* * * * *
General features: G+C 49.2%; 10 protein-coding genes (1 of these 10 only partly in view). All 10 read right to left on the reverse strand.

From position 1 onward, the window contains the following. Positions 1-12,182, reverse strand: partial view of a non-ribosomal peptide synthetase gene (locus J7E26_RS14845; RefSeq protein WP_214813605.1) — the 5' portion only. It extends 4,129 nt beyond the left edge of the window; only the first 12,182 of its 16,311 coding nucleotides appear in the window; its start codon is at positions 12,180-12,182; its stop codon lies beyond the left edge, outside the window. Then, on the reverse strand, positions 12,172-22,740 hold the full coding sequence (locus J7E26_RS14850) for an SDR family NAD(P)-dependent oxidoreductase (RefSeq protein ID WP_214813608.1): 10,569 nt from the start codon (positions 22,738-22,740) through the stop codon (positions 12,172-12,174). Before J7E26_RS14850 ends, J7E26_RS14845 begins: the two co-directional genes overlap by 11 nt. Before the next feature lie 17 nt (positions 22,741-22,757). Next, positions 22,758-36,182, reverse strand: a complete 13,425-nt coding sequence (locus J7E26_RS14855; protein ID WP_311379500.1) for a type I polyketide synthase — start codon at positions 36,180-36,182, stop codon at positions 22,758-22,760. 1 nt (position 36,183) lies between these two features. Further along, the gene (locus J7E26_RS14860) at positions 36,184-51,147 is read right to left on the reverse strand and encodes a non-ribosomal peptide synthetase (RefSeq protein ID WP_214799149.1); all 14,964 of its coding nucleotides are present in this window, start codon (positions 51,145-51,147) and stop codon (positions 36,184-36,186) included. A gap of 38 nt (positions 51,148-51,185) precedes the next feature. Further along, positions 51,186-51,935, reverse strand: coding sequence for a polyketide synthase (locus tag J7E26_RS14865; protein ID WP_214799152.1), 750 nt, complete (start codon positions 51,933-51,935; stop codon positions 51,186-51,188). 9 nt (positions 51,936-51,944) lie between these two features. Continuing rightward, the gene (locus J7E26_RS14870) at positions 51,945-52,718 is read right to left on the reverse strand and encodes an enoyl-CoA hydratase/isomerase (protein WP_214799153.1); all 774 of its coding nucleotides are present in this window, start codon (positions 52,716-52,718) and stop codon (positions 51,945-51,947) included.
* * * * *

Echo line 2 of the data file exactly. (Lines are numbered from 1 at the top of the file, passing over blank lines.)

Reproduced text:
From position 1 onward, the window contains the following. Positions 1-12,182, reverse strand: partial view of a non-ribosomal peptide synthetase gene (locus J7E26_RS14845; RefSeq protein WP_214813605.1) — the 5' portion only. It extends 4,129 nt beyond the left edge of the window; only the first 12,182 of its 16,311 coding nucleotides appear in the window; its start codon is at positions 12,180-12,182; its stop codon lies beyond the left edge, outside the window. Then, on the reverse strand, positions 12,172-22,740 hold the full coding sequence (locus J7E26_RS14850) for an SDR family NAD(P)-dependent oxidoreductase (RefSeq protein ID WP_214813608.1): 10,569 nt from the start codon (positions 22,738-22,740) through the stop codon (positions 12,172-12,174). Before J7E26_RS14850 ends, J7E26_RS14845 begins: the two co-directional genes overlap by 11 nt. Before the next feature lie 17 nt (positions 22,741-22,757). Next, positions 22,758-36,182, reverse strand: a complete 13,425-nt coding sequence (locus J7E26_RS14855; protein ID WP_311379500.1) for a type I polyketide synthase — start codon at positions 36,180-36,182, stop codon at positions 22,758-22,760. 1 nt (position 36,183) lies between these two features. Further along, the gene (locus J7E26_RS14860) at positions 36,184-51,147 is read right to left on the reverse strand and encodes a non-ribosomal peptide synthetase (RefSeq protein ID WP_214799149.1); all 14,964 of its coding nucleotides are present in this window, start codon (positions 51,145-51,147) and stop codon (positions 36,184-36,186) included. A gap of 38 nt (positions 51,148-51,185) precedes the next feature. Further along, positions 51,186-51,935, reverse strand: coding sequence for a polyketide synthase (locus tag J7E26_RS14865; protein ID WP_214799152.1), 750 nt, complete (start codon positions 51,933-51,935; stop codon positions 51,186-51,188). 9 nt (positions 51,936-51,944) lie between these two features. Continuing rightward, the gene (locus J7E26_RS14870) at positions 51,945-52,718 is read right to left on the reverse strand and encodes an enoyl-CoA hydratase/isomerase (protein WP_214799153.1); all 774 of its coding nucleotides are present in this window, start codon (positions 52,716-52,718) and stop codon (positions 51,945-51,947) included.